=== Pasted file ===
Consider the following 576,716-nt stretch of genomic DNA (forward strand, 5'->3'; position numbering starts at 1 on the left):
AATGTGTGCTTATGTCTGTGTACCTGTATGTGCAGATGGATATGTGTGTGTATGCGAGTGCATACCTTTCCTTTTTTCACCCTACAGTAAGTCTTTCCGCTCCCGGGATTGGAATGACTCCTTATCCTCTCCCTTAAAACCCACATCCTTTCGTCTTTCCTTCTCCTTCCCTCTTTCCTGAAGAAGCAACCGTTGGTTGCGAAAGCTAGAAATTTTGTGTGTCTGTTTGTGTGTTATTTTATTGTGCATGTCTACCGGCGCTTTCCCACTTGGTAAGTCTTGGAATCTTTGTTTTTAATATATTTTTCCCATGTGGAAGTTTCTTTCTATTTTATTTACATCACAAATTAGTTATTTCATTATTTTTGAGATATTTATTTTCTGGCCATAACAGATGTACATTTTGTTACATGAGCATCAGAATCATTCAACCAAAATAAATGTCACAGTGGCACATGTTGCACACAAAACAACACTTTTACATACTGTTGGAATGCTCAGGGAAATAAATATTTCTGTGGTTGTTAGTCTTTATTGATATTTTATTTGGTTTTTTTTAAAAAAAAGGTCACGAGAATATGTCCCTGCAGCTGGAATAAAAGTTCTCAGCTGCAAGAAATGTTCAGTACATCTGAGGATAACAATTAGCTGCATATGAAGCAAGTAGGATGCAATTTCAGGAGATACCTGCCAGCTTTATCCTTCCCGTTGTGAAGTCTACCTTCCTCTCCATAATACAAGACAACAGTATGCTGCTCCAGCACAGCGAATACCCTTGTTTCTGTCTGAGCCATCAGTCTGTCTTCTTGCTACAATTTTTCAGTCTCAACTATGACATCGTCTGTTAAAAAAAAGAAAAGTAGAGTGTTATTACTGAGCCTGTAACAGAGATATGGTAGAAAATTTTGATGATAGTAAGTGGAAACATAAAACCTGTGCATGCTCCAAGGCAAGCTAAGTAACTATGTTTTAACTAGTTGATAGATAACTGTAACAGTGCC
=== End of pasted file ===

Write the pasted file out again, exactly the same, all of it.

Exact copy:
Consider the following 576,716-nt stretch of genomic DNA (forward strand, 5'->3'; position numbering starts at 1 on the left):
AATGTGTGCTTATGTCTGTGTACCTGTATGTGCAGATGGATATGTGTGTGTATGCGAGTGCATACCTTTCCTTTTTTCACCCTACAGTAAGTCTTTCCGCTCCCGGGATTGGAATGACTCCTTATCCTCTCCCTTAAAACCCACATCCTTTCGTCTTTCCTTCTCCTTCCCTCTTTCCTGAAGAAGCAACCGTTGGTTGCGAAAGCTAGAAATTTTGTGTGTCTGTTTGTGTGTTATTTTATTGTGCATGTCTACCGGCGCTTTCCCACTTGGTAAGTCTTGGAATCTTTGTTTTTAATATATTTTTCCCATGTGGAAGTTTCTTTCTATTTTATTTACATCACAAATTAGTTATTTCATTATTTTTGAGATATTTATTTTCTGGCCATAACAGATGTACATTTTGTTACATGAGCATCAGAATCATTCAACCAAAATAAATGTCACAGTGGCACATGTTGCACACAAAACAACACTTTTACATACTGTTGGAATGCTCAGGGAAATAAATATTTCTGTGGTTGTTAGTCTTTATTGATATTTTATTTGGTTTTTTTTAAAAAAAAGGTCACGAGAATATGTCCCTGCAGCTGGAATAAAAGTTCTCAGCTGCAAGAAATGTTCAGTACATCTGAGGATAACAATTAGCTGCATATGAAGCAAGTAGGATGCAATTTCAGGAGATACCTGCCAGCTTTATCCTTCCCGTTGTGAAGTCTACCTTCCTCTCCATAATACAAGACAACAGTATGCTGCTCCAGCACAGCGAATACCCTTGTTTCTGTCTGAGCCATCAGTCTGTCTTCTTGCTACAATTTTTCAGTCTCAACTATGACATCGTCTGTTAAAAAAAAGAAAAGTAGAGTGTTATTACTGAGCCTGTAACAGAGATATGGTAGAAAATTTTGATGATAGTAAGTGGAAACATAAAACCTGTGCATGCTCCAAGGCAAGCTAAGTAACTATGTTTTAACTAGTTGATAGATAACTGTAACAGTGCC